What Could Trigger Black Vomit? 13 Possible Causes

Vomiting is always a bad sign since it is the body’s natural self-defense against toxins in the stomach. It can mean a variety of conditions that a person is suffering from. However, the color of the vomit can hint at how severe the problem is. Clear vomit is the simplest and is a simple reaction to food poisoning or even morning sickness. It is very treatable and will require only a bit of rest and some medication. Green and yellow are also possible colors for a person’s vomit.

However, one of the worst possible colors of vomit that can appear is black vomit. It is not just the color but the consistency of it that is worrying. Instead of being watery, it looks like ground coffee and has the same dark or black color. It is the reason why doctors often call this condition coffee ground vomitus. This substance is clotted blood, and the black color of the vomit is because blood darkens when it clots. Vomiting blood like this is often a sign of a severe condition, necessitating to go to the doctor immediately for a diagnosis. Here are some possible causes for the dark color.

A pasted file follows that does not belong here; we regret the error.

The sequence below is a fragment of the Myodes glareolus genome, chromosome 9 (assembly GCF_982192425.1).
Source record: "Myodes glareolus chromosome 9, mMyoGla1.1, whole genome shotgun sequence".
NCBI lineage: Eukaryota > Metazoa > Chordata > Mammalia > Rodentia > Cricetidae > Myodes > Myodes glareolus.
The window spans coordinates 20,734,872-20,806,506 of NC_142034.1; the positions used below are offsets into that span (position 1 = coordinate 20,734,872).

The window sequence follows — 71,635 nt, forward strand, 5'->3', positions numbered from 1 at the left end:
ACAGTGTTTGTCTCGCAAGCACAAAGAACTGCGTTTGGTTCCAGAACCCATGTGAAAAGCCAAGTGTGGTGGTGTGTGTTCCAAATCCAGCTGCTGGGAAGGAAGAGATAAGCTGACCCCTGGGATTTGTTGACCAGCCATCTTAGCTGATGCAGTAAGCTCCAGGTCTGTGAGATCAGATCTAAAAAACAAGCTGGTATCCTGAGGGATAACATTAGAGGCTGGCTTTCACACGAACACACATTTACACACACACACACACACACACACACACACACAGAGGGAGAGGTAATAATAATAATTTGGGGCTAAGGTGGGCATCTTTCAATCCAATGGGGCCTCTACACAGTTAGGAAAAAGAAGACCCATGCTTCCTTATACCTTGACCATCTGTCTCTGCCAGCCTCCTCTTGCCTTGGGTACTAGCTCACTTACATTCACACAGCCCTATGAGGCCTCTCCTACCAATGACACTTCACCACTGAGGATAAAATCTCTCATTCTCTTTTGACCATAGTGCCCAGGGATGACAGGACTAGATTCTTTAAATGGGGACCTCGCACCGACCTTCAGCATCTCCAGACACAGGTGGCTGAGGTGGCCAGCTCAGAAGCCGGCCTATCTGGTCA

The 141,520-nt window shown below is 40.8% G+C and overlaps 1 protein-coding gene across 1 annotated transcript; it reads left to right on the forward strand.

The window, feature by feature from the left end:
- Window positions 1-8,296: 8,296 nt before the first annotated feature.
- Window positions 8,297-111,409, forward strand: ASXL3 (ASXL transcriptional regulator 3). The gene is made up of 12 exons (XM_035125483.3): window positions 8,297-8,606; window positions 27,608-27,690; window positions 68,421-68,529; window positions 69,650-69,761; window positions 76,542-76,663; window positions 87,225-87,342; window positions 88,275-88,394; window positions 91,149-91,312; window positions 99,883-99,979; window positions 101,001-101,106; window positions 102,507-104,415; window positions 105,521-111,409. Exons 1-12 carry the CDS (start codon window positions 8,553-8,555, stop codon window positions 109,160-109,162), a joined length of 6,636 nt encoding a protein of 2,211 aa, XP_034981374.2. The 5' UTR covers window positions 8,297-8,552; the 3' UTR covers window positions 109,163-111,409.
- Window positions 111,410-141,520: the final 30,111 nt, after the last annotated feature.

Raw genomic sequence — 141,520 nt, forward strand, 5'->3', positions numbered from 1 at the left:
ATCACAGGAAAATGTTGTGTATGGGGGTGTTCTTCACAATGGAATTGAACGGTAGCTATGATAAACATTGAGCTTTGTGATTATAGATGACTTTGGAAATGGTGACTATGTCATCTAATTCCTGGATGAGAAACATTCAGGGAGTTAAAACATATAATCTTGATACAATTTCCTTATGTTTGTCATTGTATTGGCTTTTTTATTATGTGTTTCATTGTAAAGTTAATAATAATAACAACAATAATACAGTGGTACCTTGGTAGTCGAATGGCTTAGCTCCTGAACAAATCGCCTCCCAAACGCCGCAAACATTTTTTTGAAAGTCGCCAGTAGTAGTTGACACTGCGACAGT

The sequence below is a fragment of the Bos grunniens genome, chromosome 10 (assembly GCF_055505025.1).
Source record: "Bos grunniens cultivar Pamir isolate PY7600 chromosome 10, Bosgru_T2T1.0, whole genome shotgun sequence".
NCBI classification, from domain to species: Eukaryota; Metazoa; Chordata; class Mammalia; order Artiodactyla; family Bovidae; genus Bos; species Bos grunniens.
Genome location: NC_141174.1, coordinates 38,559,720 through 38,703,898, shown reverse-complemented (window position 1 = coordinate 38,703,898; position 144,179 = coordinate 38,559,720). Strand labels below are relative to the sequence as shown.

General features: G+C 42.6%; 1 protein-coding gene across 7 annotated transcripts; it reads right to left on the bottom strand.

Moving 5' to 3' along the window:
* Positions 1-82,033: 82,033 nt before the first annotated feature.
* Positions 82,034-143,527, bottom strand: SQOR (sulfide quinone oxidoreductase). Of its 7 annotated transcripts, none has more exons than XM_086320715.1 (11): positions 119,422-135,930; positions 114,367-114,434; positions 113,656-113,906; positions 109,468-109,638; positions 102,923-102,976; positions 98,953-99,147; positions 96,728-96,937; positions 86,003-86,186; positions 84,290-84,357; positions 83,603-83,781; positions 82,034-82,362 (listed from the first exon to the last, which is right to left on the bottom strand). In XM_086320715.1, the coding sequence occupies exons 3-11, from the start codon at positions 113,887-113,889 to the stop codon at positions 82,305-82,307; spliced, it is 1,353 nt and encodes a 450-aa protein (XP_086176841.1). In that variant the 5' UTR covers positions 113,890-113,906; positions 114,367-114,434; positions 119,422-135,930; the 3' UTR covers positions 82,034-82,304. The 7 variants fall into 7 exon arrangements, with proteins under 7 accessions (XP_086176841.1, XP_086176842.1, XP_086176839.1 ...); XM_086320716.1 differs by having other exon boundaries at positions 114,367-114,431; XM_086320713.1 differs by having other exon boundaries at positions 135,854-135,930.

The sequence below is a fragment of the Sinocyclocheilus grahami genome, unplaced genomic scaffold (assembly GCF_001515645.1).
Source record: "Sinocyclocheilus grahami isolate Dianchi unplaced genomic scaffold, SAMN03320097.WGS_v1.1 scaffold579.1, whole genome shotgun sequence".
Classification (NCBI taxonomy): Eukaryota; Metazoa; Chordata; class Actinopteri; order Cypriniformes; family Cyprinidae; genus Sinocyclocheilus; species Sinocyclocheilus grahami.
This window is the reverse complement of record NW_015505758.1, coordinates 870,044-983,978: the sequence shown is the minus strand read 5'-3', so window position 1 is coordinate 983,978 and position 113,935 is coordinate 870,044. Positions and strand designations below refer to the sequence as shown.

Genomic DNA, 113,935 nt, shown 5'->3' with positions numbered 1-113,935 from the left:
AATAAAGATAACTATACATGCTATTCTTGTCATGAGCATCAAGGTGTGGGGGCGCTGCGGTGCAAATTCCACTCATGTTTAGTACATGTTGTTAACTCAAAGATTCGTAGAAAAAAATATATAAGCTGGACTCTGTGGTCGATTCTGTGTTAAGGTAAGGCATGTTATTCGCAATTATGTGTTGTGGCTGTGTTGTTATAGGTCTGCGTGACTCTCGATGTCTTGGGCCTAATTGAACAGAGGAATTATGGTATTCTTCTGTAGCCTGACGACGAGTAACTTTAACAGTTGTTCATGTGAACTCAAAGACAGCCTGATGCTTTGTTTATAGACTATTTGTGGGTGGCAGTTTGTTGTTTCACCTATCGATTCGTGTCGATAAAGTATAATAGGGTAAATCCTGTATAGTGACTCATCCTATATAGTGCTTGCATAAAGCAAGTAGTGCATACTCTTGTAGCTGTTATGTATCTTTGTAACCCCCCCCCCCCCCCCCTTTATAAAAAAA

Upper GI Tract Bleeding

Clotted blood is the reason for the dark color, and the most common cause of that blood in the stomach is bleeding somewhere in the upper gastrointestinal tract. Bleeding in the lower GI tract will appear in feces, while the upper GI ends at the stomach and the other end. 

The situation doesn’t have to be that bad. It only means that there is bleeding somewhere in the tract. It could be a minor damage to the esophagus that seeped into the stomach. However, there are worse situations. For example, a wound in the esophagus can continuously bleed into the stomach. The result is that a person will regularly vomit in black. It is good that the vomit is black since it is clotting and the bleeding is slow. A bigger problem is if the vomit is red, a sign of fresh blood and if there is a large wound somewhere in the GI tract. Besides the vomit, having trouble swallowing or feeling weak with no explanation can be further proof of an injury in the esophagus.